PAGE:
• Claimants may jeopardize eligibility by reapplying. Requiring claimants to file new applications simply to submit new evidence relevant to their impairments may severely jeopardize, if not foreclose, eligibility for benefits. Benefits could be lost from the effective date of the first application, which in Title II cases can be as much as 12 months before the application date. Workers who are eligible for Title II disability benefits are particularly harmed. Cash benefits could be delayed because of the Title II 5-month waiting period and Medicare benefits could be delayed because of the 24-month Medicare waiting period.
  • Eligibility may be foreclosed forever because of the Title II recency of work test. Under this test, to be eligible for disability insurance benefits, the worker must have worked 20 of the last 40 quarters to be insured. This means that onset of disability must occur during the insured status period, which usually ends 5 years (20 quarters) after work stops. If the worker’s insured status expired before the first ALJ’s decision, the worker may never be eligible when a new application is filed. The following example describes the dilemma faced by individuals under the proposed change.

Example: The claimant files for Title II benefits in January 2007, based on a heart condition. The claimant’s insured status expires December 31, 2007. The first ALJ decision is issued in January 2008, finding that the claimant was not disabled before her insured status expired. One month later, the claimant has a serious heart attack. After recuperating for several months, she files a new application. The new application will be denied because there is a final decision – the ALJ decision – that she was not “disabled” prior to December 31, 2007.

  • Under current procedures, if the claimant appeals to federal court and asks for a remand based on new and material evidence that was not available earlier, the court has the authority to remand the case to have SSA consider the new evidence. On remand, the ALJ is able to find that the later evidence shows that her original impairment was more serious and that she in fact was disabled before her insured status expired. Under the NPRM, the ALJ would be precluded from considering the new evidence and, if a new application is filed, it likely would be denied
  • Urging claimants to reapply is inconsistent with Congressional intent. Previously, SSA notices misled claimants regarding the consequences of reapplying instead of appealing. A 1990 law requires SSA to include clear and specific language in notices describing the adverse consequences of reapplying. More than 15 years after Congress acted on this problem, it is troubling that the concept of reapplication is still imbedded in SSA’s thinking and used as a justification for preventing the consideration of all evidence relevant to the claim.
  • Requiring new applications is administratively inefficient and will increase SSA’s workload. The proposed change is administratively inefficient because it would require SSA to handle even more applications at a time when it otherwise expects an increase in filings and would cause further congestion in the front end of the process. Many individuals, who are unable to avail themselves of the online application process, will require the personal involvement of SSA claims representatives. This is particularly problematic at a time when the agency is faced with its lowest staffing level in more than 30 years.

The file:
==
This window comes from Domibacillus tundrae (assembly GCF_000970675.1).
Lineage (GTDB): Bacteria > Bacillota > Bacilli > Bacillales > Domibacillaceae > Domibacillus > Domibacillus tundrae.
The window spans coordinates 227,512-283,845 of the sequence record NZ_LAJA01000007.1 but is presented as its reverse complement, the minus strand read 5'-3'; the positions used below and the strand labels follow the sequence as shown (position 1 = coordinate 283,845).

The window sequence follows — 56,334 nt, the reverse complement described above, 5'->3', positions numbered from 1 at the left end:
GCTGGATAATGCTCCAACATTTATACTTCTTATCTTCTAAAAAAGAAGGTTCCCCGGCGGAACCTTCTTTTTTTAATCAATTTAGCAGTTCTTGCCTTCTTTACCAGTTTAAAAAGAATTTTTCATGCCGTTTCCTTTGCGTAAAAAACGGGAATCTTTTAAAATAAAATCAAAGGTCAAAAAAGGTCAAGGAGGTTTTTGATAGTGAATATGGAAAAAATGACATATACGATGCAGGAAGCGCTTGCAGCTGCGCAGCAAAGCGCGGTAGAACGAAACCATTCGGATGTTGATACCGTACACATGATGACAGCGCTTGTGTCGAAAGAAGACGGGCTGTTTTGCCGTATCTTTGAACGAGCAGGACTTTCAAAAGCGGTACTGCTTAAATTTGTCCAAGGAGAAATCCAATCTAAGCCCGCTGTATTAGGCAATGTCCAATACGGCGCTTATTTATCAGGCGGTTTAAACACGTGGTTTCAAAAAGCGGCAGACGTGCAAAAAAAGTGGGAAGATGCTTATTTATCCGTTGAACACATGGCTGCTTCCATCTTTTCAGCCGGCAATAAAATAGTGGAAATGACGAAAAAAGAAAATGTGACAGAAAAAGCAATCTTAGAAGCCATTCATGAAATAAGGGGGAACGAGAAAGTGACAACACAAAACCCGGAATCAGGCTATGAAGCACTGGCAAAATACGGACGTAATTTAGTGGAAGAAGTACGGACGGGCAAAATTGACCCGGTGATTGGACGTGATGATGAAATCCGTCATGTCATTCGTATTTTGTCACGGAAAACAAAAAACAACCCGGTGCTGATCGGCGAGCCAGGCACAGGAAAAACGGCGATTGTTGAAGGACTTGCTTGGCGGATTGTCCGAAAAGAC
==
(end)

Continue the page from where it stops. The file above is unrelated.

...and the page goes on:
4. Individuals would be limited in their ability to reopen prior applications. Exacerbating the problems with restrictions on submitting evidence and limits on the period during which eligibility can be determined, the NPRM severely limits the claimant’s right to reopen prior applications. Reopening a prior application can be very important for people with disabilities who clearly meet the disability standard but were unable to adequately articulate their claim in the first application, were unable to obtain critical evidence, or have an impairment that is difficult to diagnose, such as multiple sclerosis or certain mental impairments.

Reopening situations currently do not arise frequently, but when they do, they usually have compelling fact patterns involving claimants who did not understand the importance of appealing an unfavorable decision, often claimants with mental impairments who repeatedly file new applications instead of appealing. When they finally obtain representation on a subsequent claim, new and material evidence is submitted that may establish disability as of the earlier application. Reopening is discretionary and cannot be required, but it can be used to right obvious wrongs.

This proposed change eliminates ALJ discretion to reopen an earlier decision where new and material evidence shows that the claimant was disabled at an earlier time. Under the NPRM, to assure that claimants cannot “circumvent” the strict new limits for submitting evidence after the record is closed, the NPRM eliminates “new and material evidence” as a basis for reopening a decision by the ALJ or the Review Board. This is unfair for claimants in a number of situations, such as: claimants who are not able to get a proper diagnosis for a considerable period of time (multiple sclerosis, for example); claimants who were unrepresented and whose cases were poorly developed; claimants with mental impairments that prevent or inhibit their ability to cooperate with development of claims; cases where physicians refuse to provide medical records until unpaid bills are paid; and bankrupt hospitals who are unable to provide records. The proposal also could result in a total loss of eligibility if Title II disability insured status previously expired.